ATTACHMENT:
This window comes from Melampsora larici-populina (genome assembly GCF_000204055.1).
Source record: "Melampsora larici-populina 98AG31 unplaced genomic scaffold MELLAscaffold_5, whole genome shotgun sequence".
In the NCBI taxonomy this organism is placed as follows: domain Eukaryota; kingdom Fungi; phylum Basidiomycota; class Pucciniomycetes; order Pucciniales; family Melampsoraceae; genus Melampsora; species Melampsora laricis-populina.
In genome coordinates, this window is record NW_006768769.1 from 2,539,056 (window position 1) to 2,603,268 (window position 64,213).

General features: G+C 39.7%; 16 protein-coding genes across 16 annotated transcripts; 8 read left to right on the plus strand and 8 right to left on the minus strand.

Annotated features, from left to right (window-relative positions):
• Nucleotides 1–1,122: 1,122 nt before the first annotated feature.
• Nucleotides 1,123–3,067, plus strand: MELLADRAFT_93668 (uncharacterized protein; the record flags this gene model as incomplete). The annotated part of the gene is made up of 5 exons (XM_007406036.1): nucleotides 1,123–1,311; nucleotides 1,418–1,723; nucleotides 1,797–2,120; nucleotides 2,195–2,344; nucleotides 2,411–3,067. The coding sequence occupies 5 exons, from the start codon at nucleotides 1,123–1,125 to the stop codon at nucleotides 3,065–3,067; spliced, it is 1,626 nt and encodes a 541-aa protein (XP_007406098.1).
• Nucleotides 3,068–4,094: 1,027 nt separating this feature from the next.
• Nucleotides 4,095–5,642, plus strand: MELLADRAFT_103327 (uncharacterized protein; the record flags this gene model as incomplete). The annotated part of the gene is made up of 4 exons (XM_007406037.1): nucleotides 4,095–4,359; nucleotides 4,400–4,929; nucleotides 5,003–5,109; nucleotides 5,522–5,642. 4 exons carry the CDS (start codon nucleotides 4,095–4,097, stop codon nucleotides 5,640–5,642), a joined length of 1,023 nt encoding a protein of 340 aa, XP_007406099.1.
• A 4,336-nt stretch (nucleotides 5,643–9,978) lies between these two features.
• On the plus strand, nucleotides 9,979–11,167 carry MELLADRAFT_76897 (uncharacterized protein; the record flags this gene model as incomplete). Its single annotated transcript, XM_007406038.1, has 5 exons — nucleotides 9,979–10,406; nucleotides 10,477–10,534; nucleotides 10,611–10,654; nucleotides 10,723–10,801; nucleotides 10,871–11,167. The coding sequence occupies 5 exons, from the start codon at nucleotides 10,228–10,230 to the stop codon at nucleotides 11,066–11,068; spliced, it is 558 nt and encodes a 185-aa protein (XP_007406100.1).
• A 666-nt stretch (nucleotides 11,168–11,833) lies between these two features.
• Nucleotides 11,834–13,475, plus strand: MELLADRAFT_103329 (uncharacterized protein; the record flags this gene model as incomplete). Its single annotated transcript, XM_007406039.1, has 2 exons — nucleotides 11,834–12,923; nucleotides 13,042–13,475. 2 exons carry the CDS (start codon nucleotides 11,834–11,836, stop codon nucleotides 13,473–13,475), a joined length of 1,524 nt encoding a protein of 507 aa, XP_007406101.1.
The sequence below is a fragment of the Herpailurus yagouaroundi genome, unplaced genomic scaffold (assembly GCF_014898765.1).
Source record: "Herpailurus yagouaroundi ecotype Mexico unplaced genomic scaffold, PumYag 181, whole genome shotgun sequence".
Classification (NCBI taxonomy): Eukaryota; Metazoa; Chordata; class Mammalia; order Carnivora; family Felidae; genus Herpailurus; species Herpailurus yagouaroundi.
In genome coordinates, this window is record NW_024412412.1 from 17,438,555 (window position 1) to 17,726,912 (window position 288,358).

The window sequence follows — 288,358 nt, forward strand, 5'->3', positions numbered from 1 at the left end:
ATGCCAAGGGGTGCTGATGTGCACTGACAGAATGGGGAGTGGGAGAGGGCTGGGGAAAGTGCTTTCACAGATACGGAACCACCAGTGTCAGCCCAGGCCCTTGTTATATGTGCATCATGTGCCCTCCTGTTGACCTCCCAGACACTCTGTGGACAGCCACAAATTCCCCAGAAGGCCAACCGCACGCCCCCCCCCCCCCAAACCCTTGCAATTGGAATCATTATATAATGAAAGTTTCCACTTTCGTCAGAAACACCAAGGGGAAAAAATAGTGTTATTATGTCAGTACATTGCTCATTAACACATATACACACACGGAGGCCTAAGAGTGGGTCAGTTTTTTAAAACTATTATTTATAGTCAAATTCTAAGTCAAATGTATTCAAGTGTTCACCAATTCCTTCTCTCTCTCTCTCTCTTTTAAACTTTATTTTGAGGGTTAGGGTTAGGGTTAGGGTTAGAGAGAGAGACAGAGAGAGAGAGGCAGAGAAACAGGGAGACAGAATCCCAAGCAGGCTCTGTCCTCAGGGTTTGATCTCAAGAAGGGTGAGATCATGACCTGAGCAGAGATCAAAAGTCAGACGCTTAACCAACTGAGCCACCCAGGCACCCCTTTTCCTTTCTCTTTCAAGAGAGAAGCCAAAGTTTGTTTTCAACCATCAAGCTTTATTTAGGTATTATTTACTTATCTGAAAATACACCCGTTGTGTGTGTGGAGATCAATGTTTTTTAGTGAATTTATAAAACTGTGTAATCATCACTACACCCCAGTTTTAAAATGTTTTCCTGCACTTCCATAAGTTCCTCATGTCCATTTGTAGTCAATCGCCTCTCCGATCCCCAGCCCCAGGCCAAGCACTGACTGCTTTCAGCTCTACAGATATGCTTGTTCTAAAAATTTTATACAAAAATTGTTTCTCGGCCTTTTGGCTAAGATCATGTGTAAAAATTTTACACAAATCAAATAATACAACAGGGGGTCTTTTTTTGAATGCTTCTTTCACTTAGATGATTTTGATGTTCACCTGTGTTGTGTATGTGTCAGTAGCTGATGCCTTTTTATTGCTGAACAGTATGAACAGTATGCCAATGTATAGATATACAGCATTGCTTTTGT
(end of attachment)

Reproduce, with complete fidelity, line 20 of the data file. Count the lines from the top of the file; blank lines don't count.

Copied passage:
ATGCCAAGGGGTGCTGATGTGCACTGACAGAATGGGGAGTGGGAGAGGGCTGGGGAAAGTGCTTTCACAGATACGGAACCACCAGTGTCAGCCCAGGCCCTTGTTATATGTGCATCATGTGCCCTCCTGTTGACCTCCCAGACACTCTGTGGACAGCCACAAATTCCCCAGAAGGCCAACCGCACGCCCCCCCCCCCCCAAACCCTTGCAATTGGAATCATTATATAATGAAAGTTTCCACTTTCGTCAGAAACACCAAGGGGAAAAAATAGTGTTATTATGTCAGTACATTGCTCATTAACACATATACACACACGGAGGCCTAAGAGTGGGTCAGTTTTTTAAAACTATTATTTATAGTCAAATTCTAAGTCAAATGTATTCAAGTGTTCACCAATTCCTTCTCTCTCTCTCTCTCTTTTAAACTTTATTTTGAGGGTTAGGGTTAGGGTTAGGGTTAGAGAGAGAGACAGAGAGAGAGAGGCAGAGAAACAGGGAGACAGAATCCCAAGCAGGCTCTGTCCTCAGGGTTTGATCTCAAGAAGGGTGAGATCATGACCTGAGCAGAGATCAAAAGTCAGACGCTTAACCAACTGAGCCACCCAGGCACCCCTTTTCCTTTCTCTTTCAAGAGAGAAGCCAAAGTTTGTTTTCAACCATCAAGCTTTATTTAGGTATTATTTACTTATCTGAAAATACACCCGTTGTGTGTGTGGAGATCAATGTTTTTTAGTGAATTTATAAAACTGTGTAATCATCACTACACCCCAGTTTTAAAATGTTTTCCTGCACTTCCATAAGTTCCTCATGTCCATTTGTAGTCAATCGCCTCTCCGATCCCCAGCCCCAGGCCAAGCACTGACTGCTTTCAGCTCTACAGATATGCTTGTTCTAAAAATTTTATACAAAAATTGTTTCTCGGCCTTTTGGCTAAGATCATGTGTAAAAATTTTACACAAATCAAATAATACAACAGGGGGTCTTTTTTTGAATGCTTCTTTCACTTAGATGATTTTGATGTTCACCTGTGTTGTGTATGTGTCAGTAGCTGATGCCTTTTTATTGCTGAACAGTATGAACAGTATGCCAATGTATAGATATACAGCATTGCTTTTGT